Let’s get back to basics with our flooring, shall we? Why pay so much for special carpet or hard wood floors when you could revitalize the bare concrete that’s already there?! Staining your concrete floors can be a lot simpler than you may think, and the result is absolutely priceless. Stained concrete can give a space an entirely contemporary feel because of how minimalistic the flooring is. If you’re thinking about replacing your carpet or refinishing your floors, we highly recommend considering this option as well. When you pull up the carpet, the concrete should already be there or under a plywood subfloor. Then, all you have to do is stain and not worry about the costs of putting in either wood or carpet! We know you’re thinking, “It can’t be that easy!” and of course it’s not! That is why we’re here to guide you along the way.
To begin staining, you first have to make sure the surface on which the stain will be applied is clean, free from unwanted defects, stains, and markings, and ready for coloration. When adding any translucent color to anything, the pattern and colors of the substrate will show through. It’s similar to applying a wood stain to a piece of wood with knots and wood grain. Concrete stain can actually highlight and intensify the variations found in the concrete — natural as well as man-made blemishes and markings. Use manufacturers’ color charts as a guide only. Because acid stains react differently to each type of surface, it is imperative to do a sample on the actual concrete or surface that is going to receive the treatment. The methods and timing for the sample installed should be the same as how the rest of the surface will be stained. Even though you may encounter variables during the onsite sample, it’s still the best way of predetermining how the stain will react with a specific substrate.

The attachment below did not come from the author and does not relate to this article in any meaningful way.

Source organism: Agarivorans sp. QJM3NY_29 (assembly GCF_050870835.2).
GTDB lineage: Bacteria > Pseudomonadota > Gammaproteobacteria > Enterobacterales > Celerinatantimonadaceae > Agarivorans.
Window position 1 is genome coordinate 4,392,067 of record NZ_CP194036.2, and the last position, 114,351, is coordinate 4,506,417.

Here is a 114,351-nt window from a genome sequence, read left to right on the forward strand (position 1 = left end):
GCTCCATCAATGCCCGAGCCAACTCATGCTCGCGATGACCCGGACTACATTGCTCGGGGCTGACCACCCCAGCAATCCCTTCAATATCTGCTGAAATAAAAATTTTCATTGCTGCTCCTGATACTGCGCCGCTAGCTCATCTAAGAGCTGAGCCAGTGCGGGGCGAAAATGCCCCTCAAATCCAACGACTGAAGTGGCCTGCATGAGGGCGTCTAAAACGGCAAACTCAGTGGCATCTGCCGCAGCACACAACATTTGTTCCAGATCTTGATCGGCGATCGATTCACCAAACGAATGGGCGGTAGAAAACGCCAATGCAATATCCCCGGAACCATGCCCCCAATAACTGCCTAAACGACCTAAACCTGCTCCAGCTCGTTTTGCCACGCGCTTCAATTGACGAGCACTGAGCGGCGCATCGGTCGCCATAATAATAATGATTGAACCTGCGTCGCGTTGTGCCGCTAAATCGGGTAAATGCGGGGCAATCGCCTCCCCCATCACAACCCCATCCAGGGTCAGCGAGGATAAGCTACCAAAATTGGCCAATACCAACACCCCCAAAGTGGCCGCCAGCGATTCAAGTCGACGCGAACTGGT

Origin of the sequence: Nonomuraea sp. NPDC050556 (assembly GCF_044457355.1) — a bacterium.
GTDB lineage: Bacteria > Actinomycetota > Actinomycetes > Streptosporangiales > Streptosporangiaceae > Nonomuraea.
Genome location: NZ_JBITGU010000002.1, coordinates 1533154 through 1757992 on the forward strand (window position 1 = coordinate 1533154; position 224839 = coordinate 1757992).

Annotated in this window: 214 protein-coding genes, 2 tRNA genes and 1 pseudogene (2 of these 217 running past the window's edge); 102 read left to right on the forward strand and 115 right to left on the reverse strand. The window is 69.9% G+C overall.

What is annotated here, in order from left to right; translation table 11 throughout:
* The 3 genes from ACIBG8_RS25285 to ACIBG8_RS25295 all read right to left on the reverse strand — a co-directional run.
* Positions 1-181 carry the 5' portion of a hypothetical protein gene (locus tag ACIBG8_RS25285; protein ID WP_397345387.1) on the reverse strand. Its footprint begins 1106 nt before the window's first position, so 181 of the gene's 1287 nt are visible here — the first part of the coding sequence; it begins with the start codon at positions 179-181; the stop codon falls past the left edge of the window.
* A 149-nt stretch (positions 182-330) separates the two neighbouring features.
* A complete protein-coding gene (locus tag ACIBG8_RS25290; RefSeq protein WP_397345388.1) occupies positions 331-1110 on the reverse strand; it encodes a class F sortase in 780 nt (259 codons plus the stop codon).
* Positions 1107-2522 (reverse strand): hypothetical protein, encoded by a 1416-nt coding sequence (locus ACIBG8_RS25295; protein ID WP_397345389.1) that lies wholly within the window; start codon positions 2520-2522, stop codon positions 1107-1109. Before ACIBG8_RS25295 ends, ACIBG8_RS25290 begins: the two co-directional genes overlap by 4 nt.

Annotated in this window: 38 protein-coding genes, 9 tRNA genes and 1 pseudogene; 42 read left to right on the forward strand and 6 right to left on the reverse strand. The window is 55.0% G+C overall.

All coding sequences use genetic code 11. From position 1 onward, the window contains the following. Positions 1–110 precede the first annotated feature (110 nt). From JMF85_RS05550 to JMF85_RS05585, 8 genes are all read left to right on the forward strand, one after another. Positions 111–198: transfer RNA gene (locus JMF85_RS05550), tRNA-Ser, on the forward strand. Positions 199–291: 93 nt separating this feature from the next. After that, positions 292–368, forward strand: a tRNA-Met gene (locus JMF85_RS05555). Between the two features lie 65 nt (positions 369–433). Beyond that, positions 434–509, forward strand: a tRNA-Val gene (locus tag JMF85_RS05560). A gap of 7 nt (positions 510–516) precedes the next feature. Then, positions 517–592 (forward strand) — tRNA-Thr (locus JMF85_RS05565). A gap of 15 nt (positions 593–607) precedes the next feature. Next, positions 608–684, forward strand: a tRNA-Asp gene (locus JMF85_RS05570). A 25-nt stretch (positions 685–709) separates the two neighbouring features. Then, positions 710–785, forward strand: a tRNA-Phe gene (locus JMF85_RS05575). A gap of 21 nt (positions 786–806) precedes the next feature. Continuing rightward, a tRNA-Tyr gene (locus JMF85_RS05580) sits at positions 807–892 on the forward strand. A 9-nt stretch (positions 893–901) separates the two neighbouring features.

Removing residue and neutralizing the surface is vital to the success of an acid-stained concrete finish. Residue from the acid etching must be removed, and the surface should be neutralized to ensure proper adhesion of the sealant or coating system. Before it’s sealed, the surface is still subject to staining and damage at this point. Make sure to thoroughly wet and neutralize the entire area to avoid boot prints, splashed residue marks, and other man-made unnatural blemishes.
Then once the concrete is sufficiently dry, apply a sealant coating. Although the sealant is usually the last stage of installation, it must be done right; an improperly applied sealer system can show roller lines, leave lint and debris in the finish, or delaminate or flake off the surface. Experienced professionals can choose and apply the right sealer for the job, using techniques such as spraying, cross-hatch rolling, back rolling, and buffing (in the case of a wax finish).
A lot of work goes into a stained concrete finish, and practice makes perfect! If you hire a professional, choose someone who has the skills that match the level of difficulty of the job at hand. Visit past work and talk to some of the former customers to make sure you’re making the right choice! Now that you see how complex staining concrete can be, we hope you think the finished product is worth it. Take it from us, you’ll fall in love with your stained flooring after all of the work is done!
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